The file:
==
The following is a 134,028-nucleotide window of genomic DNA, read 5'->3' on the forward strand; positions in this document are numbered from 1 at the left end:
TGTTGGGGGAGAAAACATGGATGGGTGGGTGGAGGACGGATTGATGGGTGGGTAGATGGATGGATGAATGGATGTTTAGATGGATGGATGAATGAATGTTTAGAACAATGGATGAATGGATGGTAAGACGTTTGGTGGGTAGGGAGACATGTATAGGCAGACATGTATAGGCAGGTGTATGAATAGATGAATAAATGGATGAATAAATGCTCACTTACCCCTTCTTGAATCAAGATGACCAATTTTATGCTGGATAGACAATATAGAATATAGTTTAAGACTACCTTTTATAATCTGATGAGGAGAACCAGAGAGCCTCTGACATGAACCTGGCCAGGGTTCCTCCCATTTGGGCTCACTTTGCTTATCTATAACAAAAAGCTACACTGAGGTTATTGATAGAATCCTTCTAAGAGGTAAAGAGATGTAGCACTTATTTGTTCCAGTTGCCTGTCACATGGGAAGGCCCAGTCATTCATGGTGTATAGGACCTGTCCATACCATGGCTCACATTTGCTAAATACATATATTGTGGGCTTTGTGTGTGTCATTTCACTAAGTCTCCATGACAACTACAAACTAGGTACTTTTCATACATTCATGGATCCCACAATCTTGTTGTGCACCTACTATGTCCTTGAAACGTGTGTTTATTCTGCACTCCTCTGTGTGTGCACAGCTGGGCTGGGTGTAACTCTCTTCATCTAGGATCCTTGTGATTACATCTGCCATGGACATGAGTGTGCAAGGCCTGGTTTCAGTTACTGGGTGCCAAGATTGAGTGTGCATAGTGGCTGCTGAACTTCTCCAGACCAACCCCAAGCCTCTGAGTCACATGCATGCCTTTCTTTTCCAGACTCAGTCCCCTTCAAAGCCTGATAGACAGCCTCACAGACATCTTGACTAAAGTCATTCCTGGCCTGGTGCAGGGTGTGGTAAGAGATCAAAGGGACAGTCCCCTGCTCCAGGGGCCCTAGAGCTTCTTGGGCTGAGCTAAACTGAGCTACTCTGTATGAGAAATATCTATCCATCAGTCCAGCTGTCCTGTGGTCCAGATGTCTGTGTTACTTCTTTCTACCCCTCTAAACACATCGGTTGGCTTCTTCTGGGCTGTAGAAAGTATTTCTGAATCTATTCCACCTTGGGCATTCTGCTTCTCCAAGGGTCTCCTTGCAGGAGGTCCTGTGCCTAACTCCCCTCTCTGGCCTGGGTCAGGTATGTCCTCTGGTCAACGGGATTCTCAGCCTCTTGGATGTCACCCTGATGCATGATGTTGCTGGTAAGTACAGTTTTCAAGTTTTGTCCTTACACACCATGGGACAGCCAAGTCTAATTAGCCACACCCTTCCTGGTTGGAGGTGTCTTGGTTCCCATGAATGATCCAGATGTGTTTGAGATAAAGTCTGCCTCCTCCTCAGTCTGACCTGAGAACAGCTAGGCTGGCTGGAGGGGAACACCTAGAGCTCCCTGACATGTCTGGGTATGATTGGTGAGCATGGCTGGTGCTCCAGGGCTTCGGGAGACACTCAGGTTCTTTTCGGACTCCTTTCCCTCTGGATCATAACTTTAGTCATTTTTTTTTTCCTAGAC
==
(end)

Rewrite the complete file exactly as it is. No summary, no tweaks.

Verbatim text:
The following is a 134,028-nucleotide window of genomic DNA, read 5'->3' on the forward strand; positions in this document are numbered from 1 at the left end:
TGTTGGGGGAGAAAACATGGATGGGTGGGTGGAGGACGGATTGATGGGTGGGTAGATGGATGGATGAATGGATGTTTAGATGGATGGATGAATGAATGTTTAGAACAATGGATGAATGGATGGTAAGACGTTTGGTGGGTAGGGAGACATGTATAGGCAGACATGTATAGGCAGGTGTATGAATAGATGAATAAATGGATGAATAAATGCTCACTTACCCCTTCTTGAATCAAGATGACCAATTTTATGCTGGATAGACAATATAGAATATAGTTTAAGACTACCTTTTATAATCTGATGAGGAGAACCAGAGAGCCTCTGACATGAACCTGGCCAGGGTTCCTCCCATTTGGGCTCACTTTGCTTATCTATAACAAAAAGCTACACTGAGGTTATTGATAGAATCCTTCTAAGAGGTAAAGAGATGTAGCACTTATTTGTTCCAGTTGCCTGTCACATGGGAAGGCCCAGTCATTCATGGTGTATAGGACCTGTCCATACCATGGCTCACATTTGCTAAATACATATATTGTGGGCTTTGTGTGTGTCATTTCACTAAGTCTCCATGACAACTACAAACTAGGTACTTTTCATACATTCATGGATCCCACAATCTTGTTGTGCACCTACTATGTCCTTGAAACGTGTGTTTATTCTGCACTCCTCTGTGTGTGCACAGCTGGGCTGGGTGTAACTCTCTTCATCTAGGATCCTTGTGATTACATCTGCCATGGACATGAGTGTGCAAGGCCTGGTTTCAGTTACTGGGTGCCAAGATTGAGTGTGCATAGTGGCTGCTGAACTTCTCCAGACCAACCCCAAGCCTCTGAGTCACATGCATGCCTTTCTTTTCCAGACTCAGTCCCCTTCAAAGCCTGATAGACAGCCTCACAGACATCTTGACTAAAGTCATTCCTGGCCTGGTGCAGGGTGTGGTAAGAGATCAAAGGGACAGTCCCCTGCTCCAGGGGCCCTAGAGCTTCTTGGGCTGAGCTAAACTGAGCTACTCTGTATGAGAAATATCTATCCATCAGTCCAGCTGTCCTGTGGTCCAGATGTCTGTGTTACTTCTTTCTACCCCTCTAAACACATCGGTTGGCTTCTTCTGGGCTGTAGAAAGTATTTCTGAATCTATTCCACCTTGGGCATTCTGCTTCTCCAAGGGTCTCCTTGCAGGAGGTCCTGTGCCTAACTCCCCTCTCTGGCCTGGGTCAGGTATGTCCTCTGGTCAACGGGATTCTCAGCCTCTTGGATGTCACCCTGATGCATGATGTTGCTGGTAAGTACAGTTTTCAAGTTTTGTCCTTACACACCATGGGACAGCCAAGTCTAATTAGCCACACCCTTCCTGGTTGGAGGTGTCTTGGTTCCCATGAATGATCCAGATGTGTTTGAGATAAAGTCTGCCTCCTCCTCAGTCTGACCTGAGAACAGCTAGGCTGGCTGGAGGGGAACACCTAGAGCTCCCTGACATGTCTGGGTATGATTGGTGAGCATGGCTGGTGCTCCAGGGCTTCGGGAGACACTCAGGTTCTTTTCGGACTCCTTTCCCTCTGGATCATAACTTTAGTCATTTTTTTTTTCCTAGAC